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the web of life in southern Africa

Cicadas and lacewings - a peculiar association

An interesting association between a lacewing, Italochrysa neurodes (Neuroptera, family Chrysopidae) and a cicada, Platypleura capensis (Hemiptera, family Cicadidae) was described a few years ago (van Noort, 1995).


Cicada, Platypleura capensis, feeding on the host plant, Chrysanthemoides monilifera. The proboscis can be seen penetrating the branch.

Lacewing, Italochrysa neurodes, feeding on plant sap.

Cicada and lacewing on a host plant branch.

Plant sap seeping from a puncture in a  host plant branch after the cicada has fed.

This association was first observed in Fernkloof Nature Reserve in the mountains above Hermanus in the south western Cape during the hot summer months from November to February. During this period the continuous high pitched call of P. capensis is a familiar sound. The call however stops abruptly should one approach its host plant, one of which is Chrysanthemoides monilifera, without extreme care. The cicada feeds in a near vertical position, facing upwards, on a branch. This is done by extracting sap by inserting its proboscis into the branch of its host plant. The lacewing is attracted to the calling and feeding cicada and lands on the branch near it and then positions itself above the cicada on the branch, facing it head-on. Sometimes when the cicada flies off, the lacewing moves toward the puncture made by the cicada and proceeds to feed on the plant sap.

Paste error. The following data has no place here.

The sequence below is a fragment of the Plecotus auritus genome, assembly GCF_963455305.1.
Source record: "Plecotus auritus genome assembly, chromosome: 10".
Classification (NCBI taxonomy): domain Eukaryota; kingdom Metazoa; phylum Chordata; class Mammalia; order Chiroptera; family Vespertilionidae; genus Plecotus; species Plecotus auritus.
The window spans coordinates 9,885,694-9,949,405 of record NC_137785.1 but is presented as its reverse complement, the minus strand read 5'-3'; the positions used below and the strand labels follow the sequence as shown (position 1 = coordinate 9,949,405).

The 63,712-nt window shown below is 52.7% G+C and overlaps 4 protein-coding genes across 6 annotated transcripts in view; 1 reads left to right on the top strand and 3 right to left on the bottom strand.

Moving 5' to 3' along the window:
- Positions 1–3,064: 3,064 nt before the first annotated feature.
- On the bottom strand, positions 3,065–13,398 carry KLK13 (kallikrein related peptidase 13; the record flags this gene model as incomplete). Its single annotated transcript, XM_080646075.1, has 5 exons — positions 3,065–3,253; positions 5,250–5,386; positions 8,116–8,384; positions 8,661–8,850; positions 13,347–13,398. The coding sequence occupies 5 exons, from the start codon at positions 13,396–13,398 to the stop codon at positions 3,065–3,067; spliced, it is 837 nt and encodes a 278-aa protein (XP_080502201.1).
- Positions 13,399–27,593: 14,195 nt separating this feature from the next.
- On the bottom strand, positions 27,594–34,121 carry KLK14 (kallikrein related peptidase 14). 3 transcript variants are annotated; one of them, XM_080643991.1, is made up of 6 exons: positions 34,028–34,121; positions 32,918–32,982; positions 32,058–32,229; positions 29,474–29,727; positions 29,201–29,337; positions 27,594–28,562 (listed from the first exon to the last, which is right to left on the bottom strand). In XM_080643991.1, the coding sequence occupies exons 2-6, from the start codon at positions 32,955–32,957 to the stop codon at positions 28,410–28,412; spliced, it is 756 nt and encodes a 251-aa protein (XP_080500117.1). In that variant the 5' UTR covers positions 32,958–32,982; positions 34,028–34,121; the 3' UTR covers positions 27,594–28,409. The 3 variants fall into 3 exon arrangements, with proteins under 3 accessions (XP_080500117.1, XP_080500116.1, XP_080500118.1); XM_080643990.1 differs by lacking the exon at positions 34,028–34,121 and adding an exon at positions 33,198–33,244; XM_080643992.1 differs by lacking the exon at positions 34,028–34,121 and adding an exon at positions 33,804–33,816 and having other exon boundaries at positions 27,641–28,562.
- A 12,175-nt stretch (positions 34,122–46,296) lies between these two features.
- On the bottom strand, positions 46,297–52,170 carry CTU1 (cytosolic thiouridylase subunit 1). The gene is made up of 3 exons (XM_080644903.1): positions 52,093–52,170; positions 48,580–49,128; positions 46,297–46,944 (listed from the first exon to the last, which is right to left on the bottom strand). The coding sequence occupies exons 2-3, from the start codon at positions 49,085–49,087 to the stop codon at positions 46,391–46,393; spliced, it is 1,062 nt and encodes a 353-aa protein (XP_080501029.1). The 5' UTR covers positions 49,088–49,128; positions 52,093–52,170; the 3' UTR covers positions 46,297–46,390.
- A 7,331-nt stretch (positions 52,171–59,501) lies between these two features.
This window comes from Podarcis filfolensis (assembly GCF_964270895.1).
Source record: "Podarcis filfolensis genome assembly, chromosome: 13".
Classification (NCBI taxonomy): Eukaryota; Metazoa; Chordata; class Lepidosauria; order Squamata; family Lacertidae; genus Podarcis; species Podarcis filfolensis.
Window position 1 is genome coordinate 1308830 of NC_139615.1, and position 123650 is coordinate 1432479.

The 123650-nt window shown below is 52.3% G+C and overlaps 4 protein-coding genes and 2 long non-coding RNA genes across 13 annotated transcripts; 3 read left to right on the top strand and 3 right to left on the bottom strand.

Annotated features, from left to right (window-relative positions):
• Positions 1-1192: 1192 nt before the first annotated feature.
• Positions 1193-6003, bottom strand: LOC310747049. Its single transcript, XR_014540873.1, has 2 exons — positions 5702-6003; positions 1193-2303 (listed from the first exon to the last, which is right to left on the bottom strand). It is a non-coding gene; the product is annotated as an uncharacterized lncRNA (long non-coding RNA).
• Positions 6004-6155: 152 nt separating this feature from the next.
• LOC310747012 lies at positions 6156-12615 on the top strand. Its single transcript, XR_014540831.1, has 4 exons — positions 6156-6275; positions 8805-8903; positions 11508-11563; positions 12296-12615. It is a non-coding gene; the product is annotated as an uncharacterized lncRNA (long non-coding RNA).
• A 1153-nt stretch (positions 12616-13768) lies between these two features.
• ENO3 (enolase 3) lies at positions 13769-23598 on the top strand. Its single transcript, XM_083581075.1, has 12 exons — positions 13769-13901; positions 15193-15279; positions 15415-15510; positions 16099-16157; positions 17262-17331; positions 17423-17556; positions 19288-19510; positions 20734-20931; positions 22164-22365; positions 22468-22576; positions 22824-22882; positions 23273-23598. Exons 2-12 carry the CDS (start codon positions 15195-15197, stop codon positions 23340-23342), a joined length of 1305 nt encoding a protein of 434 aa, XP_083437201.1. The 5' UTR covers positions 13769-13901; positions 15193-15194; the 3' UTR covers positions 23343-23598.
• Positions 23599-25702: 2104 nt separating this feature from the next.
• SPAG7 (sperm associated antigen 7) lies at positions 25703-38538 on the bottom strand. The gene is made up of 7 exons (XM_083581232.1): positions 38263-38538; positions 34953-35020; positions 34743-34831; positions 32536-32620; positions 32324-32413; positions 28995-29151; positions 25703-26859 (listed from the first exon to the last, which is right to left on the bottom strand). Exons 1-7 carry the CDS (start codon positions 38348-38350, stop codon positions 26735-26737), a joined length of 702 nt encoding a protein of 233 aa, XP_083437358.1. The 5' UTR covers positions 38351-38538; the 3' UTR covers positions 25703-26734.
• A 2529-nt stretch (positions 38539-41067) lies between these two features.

Sometimes the lacewing makes physical contact by resting its antennae on the cicada's head which is followed by the cicada 'pawing' the lacewing's antennae with its forelegs. The lacewing then retreats a few centimetres and relinquishes contact. The cicada continues to call and feed throughout the interaction.

Similar behaviour patterns were observed in Natal at the end of the 19th century, except in this case, a total of 16 lacewings of another species formed a semicircle around an unidentified calling cicada's head, occasionally approaching and touching it.

It appears that the reason for the lacewing being attracted to the cicada is probably to gain access to plant sap made available by the cicada puncturing the plant stem. The question then arises as to how the lacewing locates the calling cicada. The lacewing could either be using an olfactory stimulus (smell) as they are attracted to honeydew and the volatiles in the cicadas excreted waste could attract them. However, this is unlikely as the cicadas spray their excretement away from themselves and their perches. It is more likely that the lacewing is using the auditory stimulus of the cicada call. It has been established that the lacewing subfamily Chrysopinae, to which this lacewing belongs, has a tympanal groove in the forewing that acts as an auditory organ. The fact that lacewings use hearing to avoid bat predation would suggest that it is plausible that these lacewings locate feeding and calling cicadas using sound. This hypothesis is still under investigation.


  • Van Noort, S. 1995. An Association of Italochrysa neurodes (Rambur) (Neuroptera: Chrysopidae) with Platypleura capensis (Linnaeus) (Hemoptera: Cicadidae). African Entomology 3(1): 92-94.

Page compiled by M. Cochrane